I know a lot of people were interested in my recipe for making butter, so I thought I’d share. For comparison’s sake, I thought I would include the ingredients list for my usual margarine of choice, I Can’t Believe It’s Not Butter. Honestly, I can’t believe it hasn’t killed us yet: water, liquid soybean oil, salt, sweet cream buttermilk, xanthan gum, soy lecithin, polysorbate 60, lactic acid, potassium sorbate, calcium disodium edta (used to protect quality, natural and artificial flavors, vitamin a (palmitate), beta carotene (for color)
Compare that to the ingredients in the butter I made: Milk, salt. That’s it.
First, you need to obtain some fresh, raw whole milk. (If this is unavailable, you can also use heavy cream or whipping cream) If you have the raw milk, skim all the cream off the top of the milk. Let the cream come to room temperature.
Now you churn. I use Tupperware’s Quick Chef. You could also use a blender, stand mixer, or a good ol’ fashioned jar with a screw on lid. (Some people recommend putting two marbles in with the cream, to help churn.) If using a blender or mixer, stop frequently to scrape the sides with a spoon.
As to when you stop, you churn until, as the old timers call it, the butter comes. I’m sure a blender or mixer will make the job much faster, but if you choose the Quick Chef or Bell jar, it’s gonna take awhile.
In fact, I watched about half an episode of American Idol churning my butter. I kept opening the lid to peek inside and see what was happening. Just when I was thinking that I must have done something wrong, the sound of the cream sloshing through the paddles changed, and in an instant there was yellow butter floating in the cream.
Scoop all the butter into a bowl to work it. Use the back of a spoon to smush the butter up against the side of the bowl, squeezing out all the buttermilk. Keep dumping all the buttermilk back into your jar or bowl, and keep working the butter until you don’t see any more buttermilk. This is very important, because if any buttermilk is left it will go rancid. (According to the website I found, anyway. I wasn’t foolish enough to try it myself. This website has a lot of interesting old timey stories on it.)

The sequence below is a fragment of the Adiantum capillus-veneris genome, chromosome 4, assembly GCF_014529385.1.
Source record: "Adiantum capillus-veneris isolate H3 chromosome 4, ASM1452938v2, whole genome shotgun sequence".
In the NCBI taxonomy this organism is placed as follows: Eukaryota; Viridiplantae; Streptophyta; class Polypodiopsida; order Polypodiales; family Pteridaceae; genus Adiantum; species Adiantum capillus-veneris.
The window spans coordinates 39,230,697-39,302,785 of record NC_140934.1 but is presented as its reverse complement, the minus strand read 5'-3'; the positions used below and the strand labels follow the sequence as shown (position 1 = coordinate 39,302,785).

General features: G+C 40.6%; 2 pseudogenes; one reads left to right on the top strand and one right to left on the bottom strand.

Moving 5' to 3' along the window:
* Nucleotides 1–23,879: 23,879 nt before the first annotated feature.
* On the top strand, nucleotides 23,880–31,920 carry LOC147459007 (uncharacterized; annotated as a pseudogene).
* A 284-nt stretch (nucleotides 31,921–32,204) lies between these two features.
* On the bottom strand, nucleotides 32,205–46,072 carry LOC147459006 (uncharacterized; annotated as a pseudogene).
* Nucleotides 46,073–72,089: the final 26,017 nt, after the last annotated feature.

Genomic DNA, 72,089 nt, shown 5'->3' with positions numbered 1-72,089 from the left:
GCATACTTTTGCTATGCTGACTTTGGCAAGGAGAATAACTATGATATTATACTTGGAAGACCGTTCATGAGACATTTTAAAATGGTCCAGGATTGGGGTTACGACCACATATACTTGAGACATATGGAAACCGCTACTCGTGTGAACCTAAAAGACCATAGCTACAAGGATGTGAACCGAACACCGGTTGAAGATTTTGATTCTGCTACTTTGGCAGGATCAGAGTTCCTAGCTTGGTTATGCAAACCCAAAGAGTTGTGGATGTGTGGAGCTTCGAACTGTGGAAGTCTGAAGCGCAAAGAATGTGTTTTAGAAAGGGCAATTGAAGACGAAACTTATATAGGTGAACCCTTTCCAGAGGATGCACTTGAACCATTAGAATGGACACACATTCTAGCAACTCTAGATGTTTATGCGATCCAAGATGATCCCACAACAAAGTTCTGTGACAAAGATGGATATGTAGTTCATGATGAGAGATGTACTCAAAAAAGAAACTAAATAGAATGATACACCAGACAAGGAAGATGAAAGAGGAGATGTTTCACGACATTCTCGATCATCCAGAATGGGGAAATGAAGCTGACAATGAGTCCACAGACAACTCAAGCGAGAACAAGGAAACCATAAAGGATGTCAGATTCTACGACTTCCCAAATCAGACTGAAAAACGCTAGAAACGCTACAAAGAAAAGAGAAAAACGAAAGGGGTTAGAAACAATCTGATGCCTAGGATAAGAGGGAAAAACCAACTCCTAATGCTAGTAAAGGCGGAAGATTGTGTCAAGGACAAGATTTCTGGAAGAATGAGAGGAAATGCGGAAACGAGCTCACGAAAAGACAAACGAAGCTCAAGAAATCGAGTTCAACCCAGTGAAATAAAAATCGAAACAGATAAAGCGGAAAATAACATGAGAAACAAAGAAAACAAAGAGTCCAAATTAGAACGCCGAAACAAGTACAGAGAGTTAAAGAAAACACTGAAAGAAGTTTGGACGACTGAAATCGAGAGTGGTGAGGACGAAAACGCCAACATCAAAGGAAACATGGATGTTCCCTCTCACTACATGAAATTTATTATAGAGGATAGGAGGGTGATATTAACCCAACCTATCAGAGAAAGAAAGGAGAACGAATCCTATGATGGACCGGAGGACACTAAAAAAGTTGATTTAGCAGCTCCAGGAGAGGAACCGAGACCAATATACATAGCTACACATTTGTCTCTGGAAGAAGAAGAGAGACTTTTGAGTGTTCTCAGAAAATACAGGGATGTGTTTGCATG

Once all the buttermilk is worked out, you have to rinse it. Put a small amount of water in with the butter and smash it all around. Then repeat the process of squeezing it all out. The water will be cloudy. Do this until the water is clear. It took me about six or seven times to wash it.
Now salt it to taste. Sprinkle a little salt over it (the website recommends one teaspoon per pound of butter.) Stir it around and taste it. If it needs more salt, add more. If you’ve used too much salt by accident, you can add more water and work the salt back out.
And now you are done! I used about three cups of cream and got about a half cup of butter out of it. So it takes a LOT of cream to make butter!
I used the leftover buttermilk in Ryan’s birthday cake, which came out fabulously. (My very first cake made from scratch!) I’m not sure if it’s what you buy in the store labeled ‘buttermilk,’ but it worked great in the cake. (Okay, a quick search of Google tells me it is not, in fact, what you buy in the store. That’s cultured buttermilk.)
If you want a fun project to do with your kids, give them a baby food jar with a little cream and a marble inside and let them shake it until it turns into butter. Since they won’t get much butter from it, you can just add some salt and skip the working part. As long as you eat it right away, you don’t have to worry about getting all the buttermilk out.